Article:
5. And the LORD said unto her, Two nations are in thy womb, and two manner of people shall be separated from thy bowels; and the one people shall be stronger than the other people; and the elder shall serve the younger.”

Isaac married Rebekah when he was forty years old. Interestingly, just like the mother-in-law she never knew, Sarah, Rebekah was barren. Isaac pleaded with God to give her a child, and God responded. Thus, Rebekah became pregnant. The pregnancy was not easy, for she was having twins, and they were very active in the womb.

Concerned at these physical effects on her, Rebekah prayed to God and asked why it was happening. God spoke to her, saying that within her womb were two sons, each of which would lead whole nations. One would be stronger than the other, and, against the usual traditions of heredity, the eldest son would be ruled by the youngest. That is, the descendants in particular. What is interesting, is that the unborn children were enacting in the womb what was to happen later in reality. How often do we receive similar warnings or heralds of what is to happen in our lives, possibly in the form of occurrences, dreams or messages?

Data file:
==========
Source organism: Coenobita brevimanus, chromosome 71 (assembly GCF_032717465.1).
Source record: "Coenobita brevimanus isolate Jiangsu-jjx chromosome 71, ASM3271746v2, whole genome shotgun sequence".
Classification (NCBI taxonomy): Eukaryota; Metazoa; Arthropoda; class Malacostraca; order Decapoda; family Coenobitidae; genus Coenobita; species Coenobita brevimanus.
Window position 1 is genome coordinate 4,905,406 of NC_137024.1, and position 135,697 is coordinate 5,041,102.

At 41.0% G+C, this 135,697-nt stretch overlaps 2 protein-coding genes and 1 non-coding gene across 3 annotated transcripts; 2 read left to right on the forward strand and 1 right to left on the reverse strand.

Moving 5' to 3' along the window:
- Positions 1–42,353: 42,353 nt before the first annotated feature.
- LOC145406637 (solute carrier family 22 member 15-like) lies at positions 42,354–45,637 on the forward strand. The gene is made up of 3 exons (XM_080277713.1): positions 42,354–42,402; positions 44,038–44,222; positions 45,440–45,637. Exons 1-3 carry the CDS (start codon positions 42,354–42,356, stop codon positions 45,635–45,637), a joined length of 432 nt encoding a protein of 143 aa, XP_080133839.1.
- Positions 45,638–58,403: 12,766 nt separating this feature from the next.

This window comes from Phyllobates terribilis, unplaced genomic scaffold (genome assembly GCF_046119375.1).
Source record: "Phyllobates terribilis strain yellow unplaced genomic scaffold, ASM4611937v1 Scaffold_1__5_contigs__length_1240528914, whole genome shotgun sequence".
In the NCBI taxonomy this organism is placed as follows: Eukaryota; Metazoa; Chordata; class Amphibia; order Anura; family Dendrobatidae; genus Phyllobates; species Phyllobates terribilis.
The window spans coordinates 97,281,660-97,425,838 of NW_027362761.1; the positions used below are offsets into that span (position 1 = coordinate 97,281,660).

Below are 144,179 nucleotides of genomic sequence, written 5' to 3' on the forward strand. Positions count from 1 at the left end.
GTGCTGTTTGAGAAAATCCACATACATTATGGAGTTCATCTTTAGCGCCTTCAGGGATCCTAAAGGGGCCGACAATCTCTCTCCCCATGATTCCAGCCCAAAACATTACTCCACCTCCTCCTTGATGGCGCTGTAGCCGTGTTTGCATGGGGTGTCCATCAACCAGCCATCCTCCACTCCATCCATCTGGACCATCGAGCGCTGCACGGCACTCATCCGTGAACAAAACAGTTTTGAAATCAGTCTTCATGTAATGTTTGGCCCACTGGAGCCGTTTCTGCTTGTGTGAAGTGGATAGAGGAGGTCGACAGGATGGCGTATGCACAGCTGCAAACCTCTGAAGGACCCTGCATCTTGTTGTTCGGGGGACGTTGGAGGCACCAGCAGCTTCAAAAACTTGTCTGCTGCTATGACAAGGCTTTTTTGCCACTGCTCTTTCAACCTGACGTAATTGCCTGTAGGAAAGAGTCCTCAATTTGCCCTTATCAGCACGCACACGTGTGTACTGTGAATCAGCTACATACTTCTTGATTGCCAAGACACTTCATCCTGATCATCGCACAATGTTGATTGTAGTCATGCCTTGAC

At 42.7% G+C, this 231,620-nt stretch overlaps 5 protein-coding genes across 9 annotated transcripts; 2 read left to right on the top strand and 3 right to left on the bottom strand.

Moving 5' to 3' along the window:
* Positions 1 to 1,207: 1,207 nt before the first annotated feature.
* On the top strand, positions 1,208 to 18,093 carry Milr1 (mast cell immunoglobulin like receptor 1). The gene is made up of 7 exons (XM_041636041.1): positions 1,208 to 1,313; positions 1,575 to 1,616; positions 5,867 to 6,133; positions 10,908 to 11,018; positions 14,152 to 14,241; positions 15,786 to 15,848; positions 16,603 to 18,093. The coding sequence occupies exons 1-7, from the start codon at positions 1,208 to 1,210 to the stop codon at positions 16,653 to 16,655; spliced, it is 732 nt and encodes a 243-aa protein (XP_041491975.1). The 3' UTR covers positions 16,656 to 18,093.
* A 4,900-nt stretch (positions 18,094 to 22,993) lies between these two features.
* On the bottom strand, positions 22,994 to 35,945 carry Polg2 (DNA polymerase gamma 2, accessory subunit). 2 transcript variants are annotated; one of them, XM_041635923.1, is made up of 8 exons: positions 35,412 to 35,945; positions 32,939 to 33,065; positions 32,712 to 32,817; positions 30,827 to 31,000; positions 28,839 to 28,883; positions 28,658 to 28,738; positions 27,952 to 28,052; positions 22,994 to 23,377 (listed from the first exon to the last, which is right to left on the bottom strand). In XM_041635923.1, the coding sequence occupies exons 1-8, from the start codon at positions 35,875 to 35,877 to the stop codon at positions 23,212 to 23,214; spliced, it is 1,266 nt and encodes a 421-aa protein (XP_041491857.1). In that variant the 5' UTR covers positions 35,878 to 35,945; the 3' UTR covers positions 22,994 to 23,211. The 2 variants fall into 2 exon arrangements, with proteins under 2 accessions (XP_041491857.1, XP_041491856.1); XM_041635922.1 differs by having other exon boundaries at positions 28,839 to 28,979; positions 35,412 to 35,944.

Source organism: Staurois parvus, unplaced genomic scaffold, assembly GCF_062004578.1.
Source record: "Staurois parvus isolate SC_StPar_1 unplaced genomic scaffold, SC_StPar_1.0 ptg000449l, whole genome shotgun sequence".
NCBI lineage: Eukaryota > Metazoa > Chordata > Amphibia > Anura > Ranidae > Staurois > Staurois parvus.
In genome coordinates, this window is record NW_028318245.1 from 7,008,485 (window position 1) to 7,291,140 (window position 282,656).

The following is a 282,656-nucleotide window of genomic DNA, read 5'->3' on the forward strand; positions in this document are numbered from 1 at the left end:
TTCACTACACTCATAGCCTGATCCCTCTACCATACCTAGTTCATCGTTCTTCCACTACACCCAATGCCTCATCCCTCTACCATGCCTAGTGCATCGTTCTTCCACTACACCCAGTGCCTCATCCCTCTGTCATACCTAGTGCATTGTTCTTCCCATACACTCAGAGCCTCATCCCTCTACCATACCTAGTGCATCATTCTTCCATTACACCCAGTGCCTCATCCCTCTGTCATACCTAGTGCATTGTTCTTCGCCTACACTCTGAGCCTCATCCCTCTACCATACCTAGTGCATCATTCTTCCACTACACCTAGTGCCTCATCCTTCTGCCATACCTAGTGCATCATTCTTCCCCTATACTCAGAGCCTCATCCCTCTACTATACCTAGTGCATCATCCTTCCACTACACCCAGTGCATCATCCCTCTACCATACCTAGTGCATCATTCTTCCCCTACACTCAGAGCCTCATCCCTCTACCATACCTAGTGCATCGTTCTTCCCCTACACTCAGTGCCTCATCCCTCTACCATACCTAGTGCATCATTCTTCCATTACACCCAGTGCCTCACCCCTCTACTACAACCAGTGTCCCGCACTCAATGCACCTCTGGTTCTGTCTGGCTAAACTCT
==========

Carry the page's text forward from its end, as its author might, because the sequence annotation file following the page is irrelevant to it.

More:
Verses 24-27

  1. “And when her days to be delivered were fulfilled, behold, there were twins in her womb.

  2. And the first came out red, all over like an hairy garment; and they called his name Esau.

  3. And after that came his brother out, and his hand took hold

  4. on Esau's heel; and his name was called Jacob: and Isaac was threescore years old when she bare them.

  5. And the boys grew: and Esau was a cunning hunter, a man of the field; and Jacob was a plain man, dwelling in tents.”